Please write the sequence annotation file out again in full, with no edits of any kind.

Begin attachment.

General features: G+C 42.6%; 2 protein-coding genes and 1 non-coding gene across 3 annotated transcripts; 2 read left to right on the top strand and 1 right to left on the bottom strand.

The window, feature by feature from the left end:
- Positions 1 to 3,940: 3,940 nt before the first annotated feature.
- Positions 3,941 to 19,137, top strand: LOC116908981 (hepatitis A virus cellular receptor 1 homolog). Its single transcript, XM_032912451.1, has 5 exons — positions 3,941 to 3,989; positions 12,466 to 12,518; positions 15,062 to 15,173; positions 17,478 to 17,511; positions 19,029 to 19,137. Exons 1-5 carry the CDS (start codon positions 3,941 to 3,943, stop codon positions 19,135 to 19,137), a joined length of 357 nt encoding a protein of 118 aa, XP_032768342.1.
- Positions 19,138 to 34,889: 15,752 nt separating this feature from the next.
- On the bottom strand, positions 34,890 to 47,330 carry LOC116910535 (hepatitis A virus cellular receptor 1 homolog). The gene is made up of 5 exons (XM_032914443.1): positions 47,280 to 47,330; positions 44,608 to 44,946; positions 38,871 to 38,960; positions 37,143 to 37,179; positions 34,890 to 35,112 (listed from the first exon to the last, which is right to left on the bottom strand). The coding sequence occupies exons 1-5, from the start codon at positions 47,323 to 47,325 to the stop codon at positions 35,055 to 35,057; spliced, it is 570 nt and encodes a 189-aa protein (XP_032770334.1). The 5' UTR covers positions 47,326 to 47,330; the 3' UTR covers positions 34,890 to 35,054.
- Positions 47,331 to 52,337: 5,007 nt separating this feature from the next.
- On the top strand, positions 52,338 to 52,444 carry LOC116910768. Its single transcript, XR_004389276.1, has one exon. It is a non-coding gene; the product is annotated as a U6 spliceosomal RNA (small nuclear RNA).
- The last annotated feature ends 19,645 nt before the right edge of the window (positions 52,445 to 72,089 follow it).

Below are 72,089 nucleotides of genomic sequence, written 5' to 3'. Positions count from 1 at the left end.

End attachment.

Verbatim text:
General features: G+C 42.6%; 2 protein-coding genes and 1 non-coding gene across 3 annotated transcripts; 2 read left to right on the top strand and 1 right to left on the bottom strand.

The window, feature by feature from the left end:
- Positions 1 to 3,940: 3,940 nt before the first annotated feature.
- Positions 3,941 to 19,137, top strand: LOC116908981 (hepatitis A virus cellular receptor 1 homolog). Its single transcript, XM_032912451.1, has 5 exons — positions 3,941 to 3,989; positions 12,466 to 12,518; positions 15,062 to 15,173; positions 17,478 to 17,511; positions 19,029 to 19,137. Exons 1-5 carry the CDS (start codon positions 3,941 to 3,943, stop codon positions 19,135 to 19,137), a joined length of 357 nt encoding a protein of 118 aa, XP_032768342.1.
- Positions 19,138 to 34,889: 15,752 nt separating this feature from the next.
- On the bottom strand, positions 34,890 to 47,330 carry LOC116910535 (hepatitis A virus cellular receptor 1 homolog). The gene is made up of 5 exons (XM_032914443.1): positions 47,280 to 47,330; positions 44,608 to 44,946; positions 38,871 to 38,960; positions 37,143 to 37,179; positions 34,890 to 35,112 (listed from the first exon to the last, which is right to left on the bottom strand). The coding sequence occupies exons 1-5, from the start codon at positions 47,323 to 47,325 to the stop codon at positions 35,055 to 35,057; spliced, it is 570 nt and encodes a 189-aa protein (XP_032770334.1). The 5' UTR covers positions 47,326 to 47,330; the 3' UTR covers positions 34,890 to 35,054.
- Positions 47,331 to 52,337: 5,007 nt separating this feature from the next.
- On the top strand, positions 52,338 to 52,444 carry LOC116910768. Its single transcript, XR_004389276.1, has one exon. It is a non-coding gene; the product is annotated as a U6 spliceosomal RNA (small nuclear RNA).
- The last annotated feature ends 19,645 nt before the right edge of the window (positions 52,445 to 72,089 follow it).

Below are 72,089 nucleotides of genomic sequence, written 5' to 3'. Positions count from 1 at the left end.